Read our full Adobe Photoshop review

(Image credit: Corel)
Particularly good at simulating paint effects

Reasons to buy

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Custom brushes
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Support for third-party apps and hardware

Reasons to avoid

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Not massively advanced

Corel offers a host of creative software packages, one of which is a drawing app called Painter. Aimed at designers, artists and students, this cross-platform application provides you with the likes of ‘thick paint’ which you can daub onto your digital canvas, and then scrape around or blend to create some highly realistic looking masterpieces.

There’s a large selection of brushes, with the ability to create custom brushes and palettes – plus you can import these, too. Painter is a downloadable app which is available on both Windows and Mac. It’s compatible with third-party software like Photoshop and drawing tablets from companies such as Wacom, as well.

While many of the best digital art & drawing software providers have moved to a subscription-only model, Painter is still available as a one-time purchase at around $400 / £360 / AU$600. There are special rates for an education edition for students and learning centers.

Read our full Corel Painter review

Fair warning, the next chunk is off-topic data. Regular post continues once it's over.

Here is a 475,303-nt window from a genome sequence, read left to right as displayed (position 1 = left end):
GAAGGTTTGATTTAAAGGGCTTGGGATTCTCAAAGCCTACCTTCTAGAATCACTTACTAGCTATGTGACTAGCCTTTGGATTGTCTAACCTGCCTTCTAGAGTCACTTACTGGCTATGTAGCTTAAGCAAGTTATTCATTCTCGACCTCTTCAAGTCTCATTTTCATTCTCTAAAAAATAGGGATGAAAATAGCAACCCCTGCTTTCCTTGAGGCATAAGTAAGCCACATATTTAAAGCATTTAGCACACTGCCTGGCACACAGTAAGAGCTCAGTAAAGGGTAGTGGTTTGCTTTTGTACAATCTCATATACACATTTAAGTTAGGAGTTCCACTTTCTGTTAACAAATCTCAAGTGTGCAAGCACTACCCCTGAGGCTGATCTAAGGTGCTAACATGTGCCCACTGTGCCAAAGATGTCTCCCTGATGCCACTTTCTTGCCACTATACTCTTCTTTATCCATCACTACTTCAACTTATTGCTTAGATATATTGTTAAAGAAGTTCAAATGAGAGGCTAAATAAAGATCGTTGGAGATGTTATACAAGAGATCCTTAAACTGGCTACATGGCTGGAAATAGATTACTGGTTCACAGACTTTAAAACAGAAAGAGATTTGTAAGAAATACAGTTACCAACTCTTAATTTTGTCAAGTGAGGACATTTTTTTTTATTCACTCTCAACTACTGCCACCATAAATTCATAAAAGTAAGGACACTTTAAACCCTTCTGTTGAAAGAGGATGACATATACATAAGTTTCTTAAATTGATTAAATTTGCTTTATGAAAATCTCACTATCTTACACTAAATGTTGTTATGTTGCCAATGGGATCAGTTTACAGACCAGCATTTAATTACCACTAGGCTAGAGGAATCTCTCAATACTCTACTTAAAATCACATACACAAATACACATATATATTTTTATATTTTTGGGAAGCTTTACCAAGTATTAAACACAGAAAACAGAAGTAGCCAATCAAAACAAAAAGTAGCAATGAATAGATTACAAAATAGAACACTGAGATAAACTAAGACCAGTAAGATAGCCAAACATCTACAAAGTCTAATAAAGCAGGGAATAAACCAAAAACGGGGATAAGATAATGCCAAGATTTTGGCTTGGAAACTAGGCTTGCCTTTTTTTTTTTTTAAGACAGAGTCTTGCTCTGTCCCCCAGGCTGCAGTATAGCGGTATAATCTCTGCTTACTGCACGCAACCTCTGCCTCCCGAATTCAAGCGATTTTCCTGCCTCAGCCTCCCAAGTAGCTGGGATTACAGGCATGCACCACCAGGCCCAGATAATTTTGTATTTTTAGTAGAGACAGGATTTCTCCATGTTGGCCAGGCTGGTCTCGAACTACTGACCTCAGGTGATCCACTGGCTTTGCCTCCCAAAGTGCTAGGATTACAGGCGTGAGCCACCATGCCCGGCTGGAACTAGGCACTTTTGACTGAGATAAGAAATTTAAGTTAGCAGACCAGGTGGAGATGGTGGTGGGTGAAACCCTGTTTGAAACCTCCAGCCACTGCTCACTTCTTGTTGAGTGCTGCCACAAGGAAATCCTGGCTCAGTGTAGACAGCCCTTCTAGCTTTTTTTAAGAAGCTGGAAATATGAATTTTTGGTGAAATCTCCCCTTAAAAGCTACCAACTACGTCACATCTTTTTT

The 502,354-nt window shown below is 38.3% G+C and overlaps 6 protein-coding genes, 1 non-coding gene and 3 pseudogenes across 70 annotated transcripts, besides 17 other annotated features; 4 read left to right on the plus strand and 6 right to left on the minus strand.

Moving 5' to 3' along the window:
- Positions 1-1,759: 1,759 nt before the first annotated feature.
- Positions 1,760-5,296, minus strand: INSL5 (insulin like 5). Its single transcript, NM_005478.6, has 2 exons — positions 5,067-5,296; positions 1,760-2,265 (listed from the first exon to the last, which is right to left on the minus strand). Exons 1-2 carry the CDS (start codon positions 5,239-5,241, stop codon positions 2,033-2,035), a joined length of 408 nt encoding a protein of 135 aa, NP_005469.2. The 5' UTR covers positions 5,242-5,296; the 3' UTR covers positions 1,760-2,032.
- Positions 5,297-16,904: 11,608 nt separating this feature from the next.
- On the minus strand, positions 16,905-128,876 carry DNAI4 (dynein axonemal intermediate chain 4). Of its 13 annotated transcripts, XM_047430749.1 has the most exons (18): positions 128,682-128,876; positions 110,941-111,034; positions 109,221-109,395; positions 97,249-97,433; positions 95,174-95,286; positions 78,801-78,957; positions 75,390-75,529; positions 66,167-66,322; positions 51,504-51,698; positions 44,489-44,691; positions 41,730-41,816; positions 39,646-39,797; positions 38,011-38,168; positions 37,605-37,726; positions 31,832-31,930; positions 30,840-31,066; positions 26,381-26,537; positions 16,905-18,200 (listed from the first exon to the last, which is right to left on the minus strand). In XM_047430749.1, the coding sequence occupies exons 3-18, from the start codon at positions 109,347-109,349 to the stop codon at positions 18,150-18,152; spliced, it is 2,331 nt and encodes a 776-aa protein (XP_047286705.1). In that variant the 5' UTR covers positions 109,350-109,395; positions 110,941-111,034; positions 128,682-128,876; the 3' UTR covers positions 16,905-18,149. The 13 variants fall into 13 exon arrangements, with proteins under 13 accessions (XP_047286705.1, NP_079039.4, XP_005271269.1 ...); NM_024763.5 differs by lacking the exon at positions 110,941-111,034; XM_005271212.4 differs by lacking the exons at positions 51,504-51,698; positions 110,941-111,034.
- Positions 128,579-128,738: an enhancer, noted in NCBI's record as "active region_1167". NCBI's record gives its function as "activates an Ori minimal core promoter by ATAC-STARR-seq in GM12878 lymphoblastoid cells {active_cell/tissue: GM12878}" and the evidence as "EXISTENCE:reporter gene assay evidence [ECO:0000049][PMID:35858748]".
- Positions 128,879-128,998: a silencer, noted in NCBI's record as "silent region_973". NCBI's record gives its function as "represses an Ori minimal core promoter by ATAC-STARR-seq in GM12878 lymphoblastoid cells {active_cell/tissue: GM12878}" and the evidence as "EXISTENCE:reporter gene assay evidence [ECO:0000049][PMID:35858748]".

Adobe Fresco running on an iPad Air

(Image credit: Adobe)
Best for tablets

Reasons to buy

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Excellent array of features, tools, and brushes
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Simple and satisfying to use
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Very flexible tool

Reasons to avoid

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No Android version
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Had singular setup glitch

Adobe Fresco is a drawing tool for iPads, Microsoft Surface Pros and Creative Cloud Desktop for Windows. You can download a version for free, but if you want to use all its features you’ll need a subscription. It’s worth noting that if you already subscribe to either the Adobe Design Mobile Bundle plan, the Adobe Photoshop Single App plan or the Adobe Creative Cloud All Apps plan, you already get access to the full Fresco.

Fresco is a very satisfying app to use. It packs in many powerful features and a great selection of brushes, broken down into three categories: Pixel brushes, like those you find in Photoshop and Vector Brushes, like you find in Illustrator. But Live Brushes was the star, letting you recreate the effects of actually painting with watercolors or oil. 

There are a great number of tools, including some animation options, and some very original touch gestures to facilitate and help speed up your workflow. If you love drawing on a tablet, this is definitely an app worth testing out.

Read our full Adobe Fresco review

(Image credit: Rebelle)

4. Rebelle

Perfect if you want a natural, realistic painting experience

Reasons to buy

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Designed by a pro artist